Hong Kong protests: Why are there protests in Hong Kong today? What is extradition law? | World | News


Hong Kong today saw its biggest demonstrations since sit-in protests over proposed electoral reforms brought the city to a standstill five years ago. Incredible aerial shots showed a sea of white as professionals, students, young and old donned the colour to file down Hong Kong’s narrow roads. Protestors waved placards above their heads in sweltering temperatures under the watchful eye of police officials. United by a single aim, the massive crowd called for the end of the extradition law being planned for the autonomous island by China.

Chants of “no China extradition, no evil law” were echoed through the streets.

What is the planned extradition law?

Protestors were rallying against China’s new bill to send suspects to mainland China to face trial.

Human rights groups say the legislation could thwart Hong Kong’s democratic independence and expose its population to the Chinese judicial system.

Campaigners allege detainees in China routinely face torture, arbitrary detentions, forced confessions and problems in accessing lawyers.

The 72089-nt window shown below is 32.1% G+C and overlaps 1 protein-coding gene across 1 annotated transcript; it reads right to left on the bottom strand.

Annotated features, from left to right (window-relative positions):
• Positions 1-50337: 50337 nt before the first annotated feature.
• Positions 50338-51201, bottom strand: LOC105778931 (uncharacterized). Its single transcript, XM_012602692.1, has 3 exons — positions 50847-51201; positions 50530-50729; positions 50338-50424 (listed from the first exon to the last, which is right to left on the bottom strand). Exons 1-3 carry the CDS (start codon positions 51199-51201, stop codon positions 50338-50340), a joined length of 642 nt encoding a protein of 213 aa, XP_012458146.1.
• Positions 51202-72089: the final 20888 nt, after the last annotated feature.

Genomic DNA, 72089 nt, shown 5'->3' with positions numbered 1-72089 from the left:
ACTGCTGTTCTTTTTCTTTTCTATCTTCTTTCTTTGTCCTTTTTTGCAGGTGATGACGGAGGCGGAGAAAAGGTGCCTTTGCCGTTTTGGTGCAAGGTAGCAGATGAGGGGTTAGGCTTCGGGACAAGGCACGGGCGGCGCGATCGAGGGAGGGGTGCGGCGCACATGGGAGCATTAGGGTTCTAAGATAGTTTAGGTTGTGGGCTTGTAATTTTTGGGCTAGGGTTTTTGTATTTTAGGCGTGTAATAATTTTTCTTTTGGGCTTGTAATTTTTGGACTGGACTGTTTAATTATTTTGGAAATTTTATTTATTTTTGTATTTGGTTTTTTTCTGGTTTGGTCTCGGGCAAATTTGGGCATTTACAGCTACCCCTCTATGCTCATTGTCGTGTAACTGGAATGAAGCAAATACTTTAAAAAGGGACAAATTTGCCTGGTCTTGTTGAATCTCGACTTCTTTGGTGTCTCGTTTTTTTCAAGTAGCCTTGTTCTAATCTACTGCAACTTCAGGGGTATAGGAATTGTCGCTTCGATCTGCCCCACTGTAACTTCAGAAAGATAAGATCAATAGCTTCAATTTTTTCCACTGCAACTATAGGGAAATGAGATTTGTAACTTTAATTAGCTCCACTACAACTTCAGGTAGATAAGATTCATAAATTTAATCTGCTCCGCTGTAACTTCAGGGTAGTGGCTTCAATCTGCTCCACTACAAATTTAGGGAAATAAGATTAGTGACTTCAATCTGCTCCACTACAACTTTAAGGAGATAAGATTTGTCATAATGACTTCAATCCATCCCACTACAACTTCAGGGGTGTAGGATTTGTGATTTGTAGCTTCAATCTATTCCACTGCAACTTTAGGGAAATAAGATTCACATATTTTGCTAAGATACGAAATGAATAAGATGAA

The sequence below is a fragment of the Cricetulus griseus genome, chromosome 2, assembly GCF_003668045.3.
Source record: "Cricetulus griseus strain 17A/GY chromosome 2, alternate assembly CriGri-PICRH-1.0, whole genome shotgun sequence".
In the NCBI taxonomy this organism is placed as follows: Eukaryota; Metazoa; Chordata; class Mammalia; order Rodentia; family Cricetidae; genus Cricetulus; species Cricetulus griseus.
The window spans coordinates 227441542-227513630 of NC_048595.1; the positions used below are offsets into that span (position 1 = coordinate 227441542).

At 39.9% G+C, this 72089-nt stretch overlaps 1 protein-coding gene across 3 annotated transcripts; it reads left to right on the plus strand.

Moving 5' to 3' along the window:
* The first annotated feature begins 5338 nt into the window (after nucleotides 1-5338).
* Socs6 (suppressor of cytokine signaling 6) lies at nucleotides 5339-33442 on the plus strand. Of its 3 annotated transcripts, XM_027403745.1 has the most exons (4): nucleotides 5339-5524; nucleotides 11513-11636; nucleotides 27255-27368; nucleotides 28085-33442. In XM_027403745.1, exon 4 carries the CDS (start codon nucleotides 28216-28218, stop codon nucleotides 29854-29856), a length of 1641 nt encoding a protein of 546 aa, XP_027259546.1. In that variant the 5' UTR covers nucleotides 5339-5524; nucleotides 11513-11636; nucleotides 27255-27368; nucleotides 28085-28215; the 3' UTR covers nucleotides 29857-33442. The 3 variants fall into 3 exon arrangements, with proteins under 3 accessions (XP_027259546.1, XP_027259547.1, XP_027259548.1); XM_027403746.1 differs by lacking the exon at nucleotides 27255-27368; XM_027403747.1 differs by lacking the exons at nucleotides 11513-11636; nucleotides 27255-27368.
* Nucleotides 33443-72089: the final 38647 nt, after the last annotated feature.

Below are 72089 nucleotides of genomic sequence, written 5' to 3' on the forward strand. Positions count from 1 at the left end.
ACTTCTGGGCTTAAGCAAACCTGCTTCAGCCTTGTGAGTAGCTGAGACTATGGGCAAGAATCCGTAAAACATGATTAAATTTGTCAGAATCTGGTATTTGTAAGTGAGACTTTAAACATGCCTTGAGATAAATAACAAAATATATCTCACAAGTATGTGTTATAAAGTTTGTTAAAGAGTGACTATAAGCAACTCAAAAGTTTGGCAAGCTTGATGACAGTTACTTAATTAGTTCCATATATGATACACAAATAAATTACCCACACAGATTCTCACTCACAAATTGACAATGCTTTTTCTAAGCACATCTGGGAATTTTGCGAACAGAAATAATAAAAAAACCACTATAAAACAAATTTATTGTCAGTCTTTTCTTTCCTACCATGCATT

Rocky Chang, a 59-year-old professor, told Reuters: “This is the end game for Hong Kong, it is a matter of life or death. That’s why I come. This is an evil law.”

Lawyers wore black for a silent protest held earlier in the week over the same bill.

China has defended its bill saying it is a formality to close loopholes in the system but political dissidents fear it is a tool for being silenced.

Hong Kong was returned to Chinese rule after the British handed back its former colony in 1997 after the lease expired.

The switchover was agreed on the basis that the financial hub’s population would stay protected with is own freedoms and legal system.

Since then, the population of more than seven million people have become more concerned about their rights and what the future holds.

Although it is classed as an autonomous region, Hong Kong is increasingly being targeted for reform by China.

The 2014 protests, known as the Umbrella Revolution, were held to prevent the city’s leaders being chosen by China.

Despite 79 days of demonstrations, the protestors could not get the government to back down – now they face the same thing happening again.

Legislative debates about the bill begin on Wednesday and it could become law by the end of June.

Hong Kong officials say suspects who are facing charges with a maximum of at least seven years will be the only ones affected and safeguards will be adequate.

A government official said on Sunday: “We continue to listen to a wide cross-section of views and opinions and remain to open to suggestions on ways to improve the new regime.”

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